A plaque remaining from the Big Apple Night Club at West 135th Street and Seventh Avenue in Harlem.

Above, a 1934 plaque from the Big Apple Night Club at West 135th Street and Seventh Avenue in Harlem. Discarded as trash in 2006. Now a Popeye's fast food restaurant on Google Maps.

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Entry from November 01, 2019
Marinara Sauce

Marinara sauce probably originated at Bucci’s, a famous fish place in Rome, Italy. “Fish and ‘zuppa alla marinara’” was printed in Italy, Handbook for Travellers: Central Italy and Rome (1883) by Karl Baedeker. “Marinara” is similar to the words “marine” or “mariner”—of the sea.

“Native Dishes of Italy,” an article in The Sun (New York, NY) on March 22, 1908, stated, “There are deep plates piled with fresh water mussels prepared with a rich brown sauce called ‘zuppa marinara,’ which might serve as a soup or a solid, so thick and rich is it.” An article in Vogue (New York, NY), on June 15, 1914, explained further: “At Bucci’s may be obtained the queer and distinctly Italian dish for which the place is famous, the ‘Zuppa alla Marinara,’ which is a thick and very salty tomato sauce poured over small, whole, boiled fish, and served like fish chowder.”

“The four main spaghetti sauces are (...) the Marinara sauce, made of tomatoes and peppers, quite hot and flavorful with thyme, garlic, etc.” was printed in the San Francisco (CA) Examiner on January 11, 1925.


Wikipedia: Marinara sauce
Marinara ("mariner’s") sauce is a tomato sauce, usually made with tomatoes, garlic, herbs, and onions. Its many variations can include the addition of capers, olives, spices, and a dash of wine.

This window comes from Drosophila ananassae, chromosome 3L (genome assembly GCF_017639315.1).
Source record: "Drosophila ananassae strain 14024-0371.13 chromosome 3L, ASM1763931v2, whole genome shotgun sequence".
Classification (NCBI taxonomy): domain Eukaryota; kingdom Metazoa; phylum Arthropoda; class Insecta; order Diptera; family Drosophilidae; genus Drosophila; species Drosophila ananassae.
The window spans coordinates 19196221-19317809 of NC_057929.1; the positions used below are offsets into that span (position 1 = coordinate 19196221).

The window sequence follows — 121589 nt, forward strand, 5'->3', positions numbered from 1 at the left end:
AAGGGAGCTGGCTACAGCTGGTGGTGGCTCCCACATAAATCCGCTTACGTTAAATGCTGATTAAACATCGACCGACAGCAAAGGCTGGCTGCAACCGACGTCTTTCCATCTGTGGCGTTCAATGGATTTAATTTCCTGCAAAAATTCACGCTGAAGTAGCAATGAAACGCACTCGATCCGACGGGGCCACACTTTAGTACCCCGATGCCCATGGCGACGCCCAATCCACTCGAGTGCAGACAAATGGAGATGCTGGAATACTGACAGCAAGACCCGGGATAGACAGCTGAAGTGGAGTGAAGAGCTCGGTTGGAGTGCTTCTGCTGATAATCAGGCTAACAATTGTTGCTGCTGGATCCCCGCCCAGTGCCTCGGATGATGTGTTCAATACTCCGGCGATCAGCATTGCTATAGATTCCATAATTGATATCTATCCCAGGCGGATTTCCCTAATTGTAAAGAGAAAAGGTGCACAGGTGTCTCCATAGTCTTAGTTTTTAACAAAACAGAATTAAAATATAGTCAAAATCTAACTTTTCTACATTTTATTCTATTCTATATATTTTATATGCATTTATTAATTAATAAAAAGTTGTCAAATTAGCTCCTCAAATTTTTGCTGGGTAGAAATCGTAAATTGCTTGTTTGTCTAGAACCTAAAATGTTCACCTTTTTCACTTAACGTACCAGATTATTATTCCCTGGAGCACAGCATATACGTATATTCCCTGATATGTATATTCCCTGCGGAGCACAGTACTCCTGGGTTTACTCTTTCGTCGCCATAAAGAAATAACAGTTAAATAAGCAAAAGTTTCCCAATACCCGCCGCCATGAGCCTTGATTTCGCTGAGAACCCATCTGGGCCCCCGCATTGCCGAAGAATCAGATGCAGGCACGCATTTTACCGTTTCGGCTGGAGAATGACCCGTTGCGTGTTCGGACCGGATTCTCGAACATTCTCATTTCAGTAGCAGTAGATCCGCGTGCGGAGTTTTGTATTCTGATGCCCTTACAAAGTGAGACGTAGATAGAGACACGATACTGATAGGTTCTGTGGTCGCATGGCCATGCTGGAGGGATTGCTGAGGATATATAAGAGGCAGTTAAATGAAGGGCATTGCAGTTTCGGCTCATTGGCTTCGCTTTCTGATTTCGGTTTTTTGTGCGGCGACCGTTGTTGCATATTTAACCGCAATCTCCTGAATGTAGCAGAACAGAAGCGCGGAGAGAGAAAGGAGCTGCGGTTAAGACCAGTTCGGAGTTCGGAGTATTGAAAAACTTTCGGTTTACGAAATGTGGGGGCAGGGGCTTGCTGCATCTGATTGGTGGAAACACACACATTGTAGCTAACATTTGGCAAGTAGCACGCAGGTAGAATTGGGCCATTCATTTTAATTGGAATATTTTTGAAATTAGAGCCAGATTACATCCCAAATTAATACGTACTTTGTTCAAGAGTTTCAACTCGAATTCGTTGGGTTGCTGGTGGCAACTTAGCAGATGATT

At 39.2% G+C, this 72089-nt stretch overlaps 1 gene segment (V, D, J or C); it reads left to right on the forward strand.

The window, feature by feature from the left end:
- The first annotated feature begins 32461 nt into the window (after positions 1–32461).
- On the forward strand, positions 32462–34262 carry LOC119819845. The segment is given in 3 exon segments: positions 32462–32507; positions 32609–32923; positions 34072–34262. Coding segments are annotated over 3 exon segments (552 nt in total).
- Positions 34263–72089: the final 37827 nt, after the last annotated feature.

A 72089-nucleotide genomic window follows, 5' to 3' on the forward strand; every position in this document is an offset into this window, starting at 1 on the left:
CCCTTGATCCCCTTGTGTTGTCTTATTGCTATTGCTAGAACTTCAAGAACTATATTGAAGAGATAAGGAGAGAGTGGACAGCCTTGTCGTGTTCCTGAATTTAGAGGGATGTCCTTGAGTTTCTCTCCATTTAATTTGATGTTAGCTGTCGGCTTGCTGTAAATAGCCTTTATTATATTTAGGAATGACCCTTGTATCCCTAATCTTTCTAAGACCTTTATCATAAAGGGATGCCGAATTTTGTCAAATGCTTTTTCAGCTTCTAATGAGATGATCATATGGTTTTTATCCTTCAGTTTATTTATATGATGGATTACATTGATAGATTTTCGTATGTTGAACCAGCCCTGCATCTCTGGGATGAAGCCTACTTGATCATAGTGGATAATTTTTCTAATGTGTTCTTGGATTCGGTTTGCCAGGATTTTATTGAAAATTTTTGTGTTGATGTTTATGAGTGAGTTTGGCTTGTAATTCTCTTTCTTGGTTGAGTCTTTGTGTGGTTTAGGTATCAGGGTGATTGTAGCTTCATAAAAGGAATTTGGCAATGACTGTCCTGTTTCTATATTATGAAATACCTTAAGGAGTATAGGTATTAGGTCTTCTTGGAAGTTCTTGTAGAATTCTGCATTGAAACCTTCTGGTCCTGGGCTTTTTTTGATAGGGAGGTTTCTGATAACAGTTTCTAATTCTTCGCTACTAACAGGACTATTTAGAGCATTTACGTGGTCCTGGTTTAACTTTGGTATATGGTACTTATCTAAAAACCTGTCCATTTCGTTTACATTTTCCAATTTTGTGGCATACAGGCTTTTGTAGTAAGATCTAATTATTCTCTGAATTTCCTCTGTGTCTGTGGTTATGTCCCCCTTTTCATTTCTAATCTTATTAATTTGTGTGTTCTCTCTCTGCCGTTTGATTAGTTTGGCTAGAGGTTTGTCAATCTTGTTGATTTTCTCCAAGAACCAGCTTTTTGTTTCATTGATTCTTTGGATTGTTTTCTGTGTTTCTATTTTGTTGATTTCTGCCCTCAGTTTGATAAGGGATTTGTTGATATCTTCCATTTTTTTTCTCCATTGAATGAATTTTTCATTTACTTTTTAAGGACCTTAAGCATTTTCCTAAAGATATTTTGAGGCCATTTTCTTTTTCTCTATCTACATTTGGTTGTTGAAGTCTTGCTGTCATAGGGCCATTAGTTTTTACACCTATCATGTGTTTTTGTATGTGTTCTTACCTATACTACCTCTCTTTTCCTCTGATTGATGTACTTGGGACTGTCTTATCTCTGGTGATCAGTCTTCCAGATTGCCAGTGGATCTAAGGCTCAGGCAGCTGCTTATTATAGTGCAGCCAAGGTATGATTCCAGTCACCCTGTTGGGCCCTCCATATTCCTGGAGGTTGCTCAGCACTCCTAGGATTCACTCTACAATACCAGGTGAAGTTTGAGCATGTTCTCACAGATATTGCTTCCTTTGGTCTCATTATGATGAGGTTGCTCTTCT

This sauce is widely used in Italian-American cuisine, which has diverged from its Old World origins.

In Italy, alla marinara properly refers to a sauce made with tomatoes, basil, oregano and sometimes olives, capers and salted anchovies; it is used for spaghetti and vermicelli, but also with meat or fish.

(Oxford English Dictionary)
marinara, adj. (and n.)
Etymology: < Italian (alla) marinara sailor-fashion (mid 19th cent.; compare earlier alla marinaresca (1544)) < marinaro seafaring (1869; 13th cent. as masculine noun), non-Tuscan development < post-classical Latin marinarius mariner n.
Designating any of various Italian dishes or sauces (esp. a spicy tomato sauce traditionally made in Naples) whose ingredients are suggestive either of food formerly served on board ships (by the absence of fresh produce such as cheese or cream, or by the liberal use of herbs, spices, etc.) or of the sea itself (by the use of seafood). Frequently as postmodifier. Also as n.
[1905 M. Gironci Ital. Recipes 28 Eggs alla Marinara.]
1932 A. Hirschfeld Manhattan Oases 72 The spaghetti marinara is uncommonly good.
1946 N.Y. Herald Tribune 5 Jan. 9/5 Marinara sauce was added.

Google Books
Italy, Handbook for Travellers:
Central Italy and Rome

By Karl Baedeker
Leipzig, Germany: Karl Baedeker
1883
Pg. 106:
Bucci, Pescheria delle Coppelle 54-57 (fish and ‘zuppa alla marinara’ ).

Newspapers.com
22 March 1908, The Sun (New York, NY), “Native Dishes of Italy,” pg. 8, col. 3:
Certainly one of the most interesting eating places in Rome is Bucci’s, although it is by no means the most elegant or expensive. It is situated in the oldest part of the city, just around the Pantheon. Bucci might be considered analogous to the old Dorion establishment that used to be in Fulton market. He is the principal fish dealer of Rome, famous especially for his “zuppa marinara” and other products of fresh and salt water.
(Col. 4.—ed.)
There are deep plates piled with fresh water mussels prepared with a rich brown sauce called “zuppa marinara,” which might serve as a soup or a solid, so thick and rich is it.

Newspapers.com